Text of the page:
This kind of intrusive data mining is particularly important in the African-American community, where the majority of our Internet access comes through smartphones and our social media use, especially on places like Twitter, where our use is incredibly high. But what about when you don’t expect your personal information to be used?
Late in 2014, Match Group, the consortium that owns Match.com, OkCupid, Tinder and a ton of other dating apps and sites, decided that it wanted to improve its access to young, fresh, single people’s preferences and tendencies. So what did it do? It purchased the Princeton Review. That’s right, Princeton Review, the test-prep program most commonly used by African Americans across the country, now collects data on kids to improve the targeting, marketing and analysis of dating platforms.
Now, it’s not working all that well if you’re black and dating on OkCupid, but in general, the strategy was that all those random surveys you take in an SAT-prep class—like on yourcollege hopes and worries, what makes a good college, college-ranking surveys, etc.—are chock-full of data that can help dating sites down the road. The catch is that survey data that was ostensibly about education is now being used for purposes that the kids taking those surveys never intended.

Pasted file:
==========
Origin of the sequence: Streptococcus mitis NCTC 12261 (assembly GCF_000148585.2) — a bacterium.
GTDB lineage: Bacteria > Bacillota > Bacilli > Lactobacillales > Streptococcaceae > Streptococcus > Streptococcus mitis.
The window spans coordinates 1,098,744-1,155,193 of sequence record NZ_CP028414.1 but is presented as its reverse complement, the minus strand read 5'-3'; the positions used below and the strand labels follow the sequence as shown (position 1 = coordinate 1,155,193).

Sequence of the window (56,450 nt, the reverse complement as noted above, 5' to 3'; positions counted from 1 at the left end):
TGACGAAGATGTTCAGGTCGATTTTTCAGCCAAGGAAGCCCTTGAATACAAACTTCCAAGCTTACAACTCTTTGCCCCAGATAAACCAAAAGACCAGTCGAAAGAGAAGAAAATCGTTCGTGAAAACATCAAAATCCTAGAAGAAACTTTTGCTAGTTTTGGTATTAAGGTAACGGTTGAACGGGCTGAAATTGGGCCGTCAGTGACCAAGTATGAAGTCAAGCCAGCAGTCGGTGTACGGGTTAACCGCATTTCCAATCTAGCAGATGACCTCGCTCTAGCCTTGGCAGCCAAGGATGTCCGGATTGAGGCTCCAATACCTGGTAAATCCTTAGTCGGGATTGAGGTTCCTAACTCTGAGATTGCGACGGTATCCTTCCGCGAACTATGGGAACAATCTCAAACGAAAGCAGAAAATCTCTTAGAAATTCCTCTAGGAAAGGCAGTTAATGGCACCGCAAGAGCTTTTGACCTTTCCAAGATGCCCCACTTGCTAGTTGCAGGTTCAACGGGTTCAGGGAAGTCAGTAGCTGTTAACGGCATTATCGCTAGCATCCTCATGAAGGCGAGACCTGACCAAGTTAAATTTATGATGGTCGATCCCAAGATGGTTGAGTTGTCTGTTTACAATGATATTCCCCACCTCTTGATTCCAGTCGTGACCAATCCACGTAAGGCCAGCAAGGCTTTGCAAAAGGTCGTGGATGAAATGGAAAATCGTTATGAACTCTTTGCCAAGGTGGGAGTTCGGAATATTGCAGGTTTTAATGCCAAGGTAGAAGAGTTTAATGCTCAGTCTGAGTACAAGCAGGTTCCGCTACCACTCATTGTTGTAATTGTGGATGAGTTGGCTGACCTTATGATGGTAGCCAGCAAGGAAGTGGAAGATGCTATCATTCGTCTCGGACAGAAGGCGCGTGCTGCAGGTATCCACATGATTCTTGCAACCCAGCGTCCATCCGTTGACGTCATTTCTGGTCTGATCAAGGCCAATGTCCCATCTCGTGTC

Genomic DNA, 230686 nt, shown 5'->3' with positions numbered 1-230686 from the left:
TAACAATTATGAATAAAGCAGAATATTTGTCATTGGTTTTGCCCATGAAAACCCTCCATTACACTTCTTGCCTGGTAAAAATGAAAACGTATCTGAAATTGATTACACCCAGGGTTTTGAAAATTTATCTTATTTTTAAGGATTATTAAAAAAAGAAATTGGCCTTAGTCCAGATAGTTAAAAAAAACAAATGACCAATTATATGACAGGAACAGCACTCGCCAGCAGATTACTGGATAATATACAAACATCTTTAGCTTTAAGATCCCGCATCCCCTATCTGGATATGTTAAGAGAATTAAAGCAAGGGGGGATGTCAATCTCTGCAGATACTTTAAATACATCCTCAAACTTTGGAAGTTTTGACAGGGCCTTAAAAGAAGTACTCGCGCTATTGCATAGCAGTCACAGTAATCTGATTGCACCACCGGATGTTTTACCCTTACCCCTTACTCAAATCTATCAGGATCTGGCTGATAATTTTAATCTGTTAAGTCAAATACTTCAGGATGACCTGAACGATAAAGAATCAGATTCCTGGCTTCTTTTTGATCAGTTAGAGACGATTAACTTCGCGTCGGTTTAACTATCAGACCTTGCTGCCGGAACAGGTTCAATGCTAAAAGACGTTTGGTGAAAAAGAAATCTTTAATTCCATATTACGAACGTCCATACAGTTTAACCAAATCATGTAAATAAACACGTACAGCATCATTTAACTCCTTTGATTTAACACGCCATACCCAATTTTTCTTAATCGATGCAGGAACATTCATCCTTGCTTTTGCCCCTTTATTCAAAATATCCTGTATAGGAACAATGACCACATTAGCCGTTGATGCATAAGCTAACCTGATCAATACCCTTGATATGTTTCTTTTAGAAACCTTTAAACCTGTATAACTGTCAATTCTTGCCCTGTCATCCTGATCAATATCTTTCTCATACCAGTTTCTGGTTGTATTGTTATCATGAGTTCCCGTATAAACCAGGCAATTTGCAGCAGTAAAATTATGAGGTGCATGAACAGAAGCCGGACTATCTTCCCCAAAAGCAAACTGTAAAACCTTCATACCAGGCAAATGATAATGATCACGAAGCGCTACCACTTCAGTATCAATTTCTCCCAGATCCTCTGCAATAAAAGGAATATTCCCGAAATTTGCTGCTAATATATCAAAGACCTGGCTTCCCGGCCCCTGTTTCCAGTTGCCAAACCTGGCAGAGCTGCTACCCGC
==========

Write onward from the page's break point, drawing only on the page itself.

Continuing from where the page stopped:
As with other breaches of computer privacy, most Americans reacted with a yawn. What’s the big deal if scouring the academic insecurities of a bunch of teenagers helps an organization connect a neurotic grad student with a working-class Romeo a few years later? First, you’re not getting paid for it. Many public schools that are majority African American and subsidize SAT-prep programs to help kids get into college are essentially paying twice: once to get the test prep for students and then again by giving this company millions of dollars in free information that doesn’t come back to the school.
But the problem runs deeper than that. This aggregate collecting of big data without the knowledge of consumers leads to everything from increased insurance premiums to loan discrimination to identity theft. What if Match.com sells Princeton Review-survey information to corporations that use internal data to decide whether or not loans should go to certain communities? What if high school survey data is used to justify aggressive stop-and-frisk-type policies—providing a cheap shortcut for lazy police departments that don’t want to conduct their own research?
Or, quite simply, what about the preponderance of data breaches we’ve seen, from Sony to Target, that are made easier the more hands our personal data goes through without our knowledge? Several organizations, including Consumer Action out of California, have begun highlighting these problems, especially with the way consumer data is being extracted from minority communities withno regard for privacy, reimbursement or consumer protection. However, it wouldn’t hurt if some 2016 candidates talked about this issue, seeing as how just a few months ago, half the GOP field was willing to let the FBI just dig all around Apple’s data files….